Within the latest call to action to address the lingering coffee price crisis, the Germany-based, sustainability-focused nonprofit Global Coffee Platform has asked coffee buyers to consider fundamentally revising their approach to futures contracts in the commodities market.
Published in conjunction with the World of Coffee Expo taking place this week in Berlin, the call to action led with a plea to “industry stakeholders” — i.e. traders and end-buyers of green coffee (roasters) — to engage with international commodity exchanges to “enhance the coffee futures contracts (Arabica and Robusta) as genuine and effective price discovery tools to service producers, exporters, traders, roasters, and retailers.”
It’s a big ask, considering those very stakeholders are the ones who stand to profit most when prices collapse, as they have every few years in the unregulated era of the global coffee trade.
The call to action further states that such such engagement should include “the regulation of high frequency, artificial intelligence, and algorithmic (black box) trade participation to minimize excessive speculative participation.”
As of this writing, the July futures price for coffee on the International Commodities Exchange was sitting at $1.0205 per pound. In early May, that price was down to $0.8665 per pound, representing the lowest “C price” for coffee since 2004. By no estimates are those price examples — even if bulked up by common contracted premiums — able to cover most farmers’ costs of production.
In yesterday’s announcement, the 140+ member Global Coffee Platform stated, “current and persistent low international coffee prices have caused severe damages to the viability of sustainable coffee production and are harming coffee farming families. Given our serious concern, the GCP calls for urgent global collective action to overcome this crisis which is threatening the lives of millions of smallholder coffee farmers, the environment and the coffee industry itself.”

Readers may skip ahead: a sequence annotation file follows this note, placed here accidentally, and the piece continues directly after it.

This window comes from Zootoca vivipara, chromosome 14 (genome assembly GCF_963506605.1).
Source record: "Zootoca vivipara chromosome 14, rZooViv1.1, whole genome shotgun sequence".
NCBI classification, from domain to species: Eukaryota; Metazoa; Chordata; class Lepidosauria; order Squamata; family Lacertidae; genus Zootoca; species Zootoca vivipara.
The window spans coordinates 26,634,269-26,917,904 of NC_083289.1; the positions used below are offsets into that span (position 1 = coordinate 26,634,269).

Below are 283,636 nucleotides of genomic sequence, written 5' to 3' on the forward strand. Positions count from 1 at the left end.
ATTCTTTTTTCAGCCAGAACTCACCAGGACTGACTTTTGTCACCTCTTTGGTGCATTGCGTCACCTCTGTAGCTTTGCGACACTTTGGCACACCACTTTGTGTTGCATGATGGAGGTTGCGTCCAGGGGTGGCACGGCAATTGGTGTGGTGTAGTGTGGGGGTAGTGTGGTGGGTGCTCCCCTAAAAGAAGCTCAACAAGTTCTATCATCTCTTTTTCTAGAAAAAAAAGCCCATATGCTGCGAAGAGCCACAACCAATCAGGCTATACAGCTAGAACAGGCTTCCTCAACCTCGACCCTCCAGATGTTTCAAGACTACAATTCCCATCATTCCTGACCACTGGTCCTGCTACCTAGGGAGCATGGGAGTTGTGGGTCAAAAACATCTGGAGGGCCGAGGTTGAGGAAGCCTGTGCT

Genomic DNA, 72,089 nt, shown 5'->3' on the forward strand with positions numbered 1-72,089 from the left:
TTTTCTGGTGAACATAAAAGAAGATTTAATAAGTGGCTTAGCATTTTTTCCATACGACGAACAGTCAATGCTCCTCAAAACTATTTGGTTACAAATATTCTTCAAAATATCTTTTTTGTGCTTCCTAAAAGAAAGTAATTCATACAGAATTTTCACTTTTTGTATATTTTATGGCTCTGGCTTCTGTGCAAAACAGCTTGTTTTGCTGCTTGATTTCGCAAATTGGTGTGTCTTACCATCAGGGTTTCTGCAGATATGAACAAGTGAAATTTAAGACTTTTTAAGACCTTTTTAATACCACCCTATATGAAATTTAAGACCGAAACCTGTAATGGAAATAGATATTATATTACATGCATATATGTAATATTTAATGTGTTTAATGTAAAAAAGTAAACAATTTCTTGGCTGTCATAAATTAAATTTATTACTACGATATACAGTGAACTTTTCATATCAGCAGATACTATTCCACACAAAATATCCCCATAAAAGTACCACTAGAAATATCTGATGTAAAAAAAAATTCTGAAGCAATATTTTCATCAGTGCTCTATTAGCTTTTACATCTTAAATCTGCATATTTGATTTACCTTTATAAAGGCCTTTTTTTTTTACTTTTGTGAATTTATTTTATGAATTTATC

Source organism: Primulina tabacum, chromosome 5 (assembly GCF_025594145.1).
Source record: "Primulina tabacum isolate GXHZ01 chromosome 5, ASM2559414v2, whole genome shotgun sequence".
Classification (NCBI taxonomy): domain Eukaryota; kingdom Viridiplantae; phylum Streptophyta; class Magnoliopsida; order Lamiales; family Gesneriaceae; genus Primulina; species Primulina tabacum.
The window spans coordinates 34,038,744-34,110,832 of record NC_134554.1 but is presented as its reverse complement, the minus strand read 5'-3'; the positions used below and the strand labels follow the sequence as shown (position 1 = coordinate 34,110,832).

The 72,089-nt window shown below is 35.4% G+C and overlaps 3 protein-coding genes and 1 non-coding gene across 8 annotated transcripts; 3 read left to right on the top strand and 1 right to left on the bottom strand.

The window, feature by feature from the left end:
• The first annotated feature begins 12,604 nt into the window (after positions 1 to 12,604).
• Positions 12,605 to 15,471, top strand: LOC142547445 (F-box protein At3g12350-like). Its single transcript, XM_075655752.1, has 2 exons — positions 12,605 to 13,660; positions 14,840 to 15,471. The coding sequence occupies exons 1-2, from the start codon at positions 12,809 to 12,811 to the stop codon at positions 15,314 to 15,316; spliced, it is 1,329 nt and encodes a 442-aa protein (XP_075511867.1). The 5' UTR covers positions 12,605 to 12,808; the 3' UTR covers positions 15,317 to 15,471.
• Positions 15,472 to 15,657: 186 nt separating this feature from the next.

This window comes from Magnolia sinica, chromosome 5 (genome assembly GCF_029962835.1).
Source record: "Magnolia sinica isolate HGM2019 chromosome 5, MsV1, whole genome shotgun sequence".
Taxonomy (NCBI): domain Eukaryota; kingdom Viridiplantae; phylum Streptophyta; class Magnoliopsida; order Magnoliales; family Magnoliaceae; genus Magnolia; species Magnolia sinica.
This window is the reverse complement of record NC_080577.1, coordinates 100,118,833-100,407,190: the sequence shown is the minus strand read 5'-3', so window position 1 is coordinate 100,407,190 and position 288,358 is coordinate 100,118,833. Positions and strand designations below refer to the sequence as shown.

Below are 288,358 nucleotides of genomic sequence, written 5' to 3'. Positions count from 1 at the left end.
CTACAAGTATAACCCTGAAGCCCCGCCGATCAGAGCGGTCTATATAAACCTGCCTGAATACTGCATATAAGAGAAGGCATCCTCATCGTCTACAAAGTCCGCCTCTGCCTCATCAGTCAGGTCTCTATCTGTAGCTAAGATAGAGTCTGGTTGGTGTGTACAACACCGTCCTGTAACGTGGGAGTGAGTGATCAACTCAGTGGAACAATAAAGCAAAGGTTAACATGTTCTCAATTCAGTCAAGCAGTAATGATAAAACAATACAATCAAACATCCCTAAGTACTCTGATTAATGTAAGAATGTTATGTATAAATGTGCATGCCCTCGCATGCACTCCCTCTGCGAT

The group has joined a chorus of other sustainability-focused organizations, producer representatives, trade associations and other NGOs in calling for immediate and collective action regarding the price crisis. A consortium of some of the world’s leading producer groups aptly described the current price situation as a “humanitarian crisis,” in that large numbers of farmers are facing crippling poverty and being forced to abandon coffee in favor of illicit crops, or migrating in search of better opportunities.
Buyers sprinkled throughout the specialty coffee sector have been highly engaged in the price conversation, launching alternative price discovery tools, setting minimum price floors, committing to long-term relationships with producers, taking a holistic approach to supply chain sustainability, and much more. Yet big-name global buyers in the United States, European and Asian markets — those to whom this GCP call to action seems most squarely addressed — have largely maintained their silence, building profit as lower C prices have not been translated to lower prices to consumers.